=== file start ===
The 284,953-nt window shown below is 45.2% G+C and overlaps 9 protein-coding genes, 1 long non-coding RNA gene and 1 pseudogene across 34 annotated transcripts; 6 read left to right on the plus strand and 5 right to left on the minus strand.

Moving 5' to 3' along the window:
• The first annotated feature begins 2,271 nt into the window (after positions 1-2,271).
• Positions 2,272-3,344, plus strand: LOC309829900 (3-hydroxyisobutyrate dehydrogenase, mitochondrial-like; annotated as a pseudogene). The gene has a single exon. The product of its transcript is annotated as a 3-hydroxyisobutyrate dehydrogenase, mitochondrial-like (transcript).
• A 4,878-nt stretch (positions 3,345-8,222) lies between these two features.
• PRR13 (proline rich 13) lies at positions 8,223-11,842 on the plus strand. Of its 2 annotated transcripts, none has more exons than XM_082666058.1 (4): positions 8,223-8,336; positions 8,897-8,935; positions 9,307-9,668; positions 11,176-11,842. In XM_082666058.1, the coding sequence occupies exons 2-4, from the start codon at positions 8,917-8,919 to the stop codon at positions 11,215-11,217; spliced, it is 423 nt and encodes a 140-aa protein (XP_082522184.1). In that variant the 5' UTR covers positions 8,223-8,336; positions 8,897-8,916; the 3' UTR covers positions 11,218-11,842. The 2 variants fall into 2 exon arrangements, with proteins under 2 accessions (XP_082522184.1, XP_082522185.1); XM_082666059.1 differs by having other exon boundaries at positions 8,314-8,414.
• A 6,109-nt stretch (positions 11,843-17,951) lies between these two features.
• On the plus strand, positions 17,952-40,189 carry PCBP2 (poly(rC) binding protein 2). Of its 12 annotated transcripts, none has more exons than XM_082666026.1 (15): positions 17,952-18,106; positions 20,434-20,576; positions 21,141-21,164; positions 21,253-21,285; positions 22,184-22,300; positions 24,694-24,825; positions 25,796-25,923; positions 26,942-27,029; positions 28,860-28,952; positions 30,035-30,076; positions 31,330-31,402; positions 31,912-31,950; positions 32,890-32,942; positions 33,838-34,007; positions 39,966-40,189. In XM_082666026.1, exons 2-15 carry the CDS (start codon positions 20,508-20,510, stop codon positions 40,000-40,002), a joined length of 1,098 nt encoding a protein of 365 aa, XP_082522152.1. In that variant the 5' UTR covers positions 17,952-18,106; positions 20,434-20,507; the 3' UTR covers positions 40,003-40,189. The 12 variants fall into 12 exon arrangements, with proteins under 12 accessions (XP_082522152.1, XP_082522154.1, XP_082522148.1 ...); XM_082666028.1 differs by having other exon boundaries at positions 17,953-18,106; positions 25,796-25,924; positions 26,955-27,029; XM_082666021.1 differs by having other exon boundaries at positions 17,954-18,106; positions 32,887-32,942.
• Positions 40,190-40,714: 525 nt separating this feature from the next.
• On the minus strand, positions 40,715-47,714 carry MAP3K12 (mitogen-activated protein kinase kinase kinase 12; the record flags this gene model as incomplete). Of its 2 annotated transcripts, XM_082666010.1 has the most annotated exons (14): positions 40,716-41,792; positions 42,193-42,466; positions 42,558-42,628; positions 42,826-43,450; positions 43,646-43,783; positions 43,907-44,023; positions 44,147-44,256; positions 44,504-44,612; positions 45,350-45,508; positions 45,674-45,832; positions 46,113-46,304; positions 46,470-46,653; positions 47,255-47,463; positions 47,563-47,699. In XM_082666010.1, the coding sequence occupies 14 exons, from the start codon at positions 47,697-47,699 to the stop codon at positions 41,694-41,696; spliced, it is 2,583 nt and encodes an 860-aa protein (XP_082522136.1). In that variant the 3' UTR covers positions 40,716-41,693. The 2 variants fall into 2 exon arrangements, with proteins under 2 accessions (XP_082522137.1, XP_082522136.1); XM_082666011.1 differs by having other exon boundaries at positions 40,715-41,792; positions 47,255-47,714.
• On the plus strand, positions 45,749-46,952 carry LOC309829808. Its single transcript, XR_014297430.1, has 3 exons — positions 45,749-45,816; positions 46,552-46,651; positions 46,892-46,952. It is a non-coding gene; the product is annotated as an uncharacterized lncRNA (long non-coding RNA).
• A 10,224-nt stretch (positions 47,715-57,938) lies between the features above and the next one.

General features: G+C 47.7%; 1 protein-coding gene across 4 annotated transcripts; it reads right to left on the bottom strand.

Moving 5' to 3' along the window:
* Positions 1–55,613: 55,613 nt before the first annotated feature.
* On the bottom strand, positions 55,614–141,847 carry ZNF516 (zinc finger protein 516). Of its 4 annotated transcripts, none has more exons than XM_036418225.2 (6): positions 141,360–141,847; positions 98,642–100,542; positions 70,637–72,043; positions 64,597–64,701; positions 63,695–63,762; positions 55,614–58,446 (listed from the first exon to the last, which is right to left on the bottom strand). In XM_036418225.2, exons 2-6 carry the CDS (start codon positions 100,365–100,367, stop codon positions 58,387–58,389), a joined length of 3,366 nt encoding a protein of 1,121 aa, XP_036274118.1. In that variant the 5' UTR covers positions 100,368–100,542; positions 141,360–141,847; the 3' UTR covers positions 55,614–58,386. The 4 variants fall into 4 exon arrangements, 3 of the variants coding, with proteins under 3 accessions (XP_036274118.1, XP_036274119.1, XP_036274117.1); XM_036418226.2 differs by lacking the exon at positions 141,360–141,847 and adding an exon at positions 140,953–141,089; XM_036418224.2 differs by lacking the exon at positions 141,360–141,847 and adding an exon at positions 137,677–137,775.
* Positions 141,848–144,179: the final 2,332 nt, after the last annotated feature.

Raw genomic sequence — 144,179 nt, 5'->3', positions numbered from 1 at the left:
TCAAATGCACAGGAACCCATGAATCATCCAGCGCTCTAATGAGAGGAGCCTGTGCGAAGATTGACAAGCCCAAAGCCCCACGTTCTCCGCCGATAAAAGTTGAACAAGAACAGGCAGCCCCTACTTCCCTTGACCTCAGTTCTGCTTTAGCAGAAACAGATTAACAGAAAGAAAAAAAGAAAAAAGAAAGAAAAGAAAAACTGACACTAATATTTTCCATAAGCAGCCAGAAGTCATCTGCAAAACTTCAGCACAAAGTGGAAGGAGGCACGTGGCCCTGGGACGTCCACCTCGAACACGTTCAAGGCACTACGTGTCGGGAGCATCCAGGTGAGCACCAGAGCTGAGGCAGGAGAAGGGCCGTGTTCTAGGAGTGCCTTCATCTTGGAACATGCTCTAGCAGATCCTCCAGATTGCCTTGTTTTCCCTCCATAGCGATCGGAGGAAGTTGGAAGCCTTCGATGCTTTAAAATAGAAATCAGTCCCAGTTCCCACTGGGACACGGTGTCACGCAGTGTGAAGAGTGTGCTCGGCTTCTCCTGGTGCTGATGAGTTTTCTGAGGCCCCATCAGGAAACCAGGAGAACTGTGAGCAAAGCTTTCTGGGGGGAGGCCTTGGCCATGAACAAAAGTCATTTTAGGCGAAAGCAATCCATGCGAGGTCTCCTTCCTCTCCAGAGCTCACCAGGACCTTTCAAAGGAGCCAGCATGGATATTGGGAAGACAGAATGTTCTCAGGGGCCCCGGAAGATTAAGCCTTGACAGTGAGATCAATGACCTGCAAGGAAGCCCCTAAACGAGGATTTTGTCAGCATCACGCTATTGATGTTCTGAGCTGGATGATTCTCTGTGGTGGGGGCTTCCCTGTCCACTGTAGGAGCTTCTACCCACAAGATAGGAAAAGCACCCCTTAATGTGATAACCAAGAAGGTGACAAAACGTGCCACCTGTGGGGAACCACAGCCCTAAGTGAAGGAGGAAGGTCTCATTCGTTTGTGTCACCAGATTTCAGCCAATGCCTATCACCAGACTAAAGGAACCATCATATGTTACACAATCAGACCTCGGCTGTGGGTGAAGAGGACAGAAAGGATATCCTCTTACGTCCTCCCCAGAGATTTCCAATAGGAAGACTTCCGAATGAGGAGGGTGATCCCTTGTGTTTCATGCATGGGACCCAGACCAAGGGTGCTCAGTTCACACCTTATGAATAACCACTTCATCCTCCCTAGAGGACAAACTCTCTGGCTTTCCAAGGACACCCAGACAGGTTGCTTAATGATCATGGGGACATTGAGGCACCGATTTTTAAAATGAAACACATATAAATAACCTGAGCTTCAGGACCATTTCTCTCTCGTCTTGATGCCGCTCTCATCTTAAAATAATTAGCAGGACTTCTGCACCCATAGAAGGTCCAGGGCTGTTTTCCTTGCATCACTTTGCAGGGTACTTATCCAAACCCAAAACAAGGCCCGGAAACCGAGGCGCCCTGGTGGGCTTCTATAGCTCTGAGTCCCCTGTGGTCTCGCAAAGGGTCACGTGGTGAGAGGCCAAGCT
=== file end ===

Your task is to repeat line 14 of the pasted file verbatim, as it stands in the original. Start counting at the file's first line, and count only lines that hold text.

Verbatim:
Moving 5' to 3' along the window: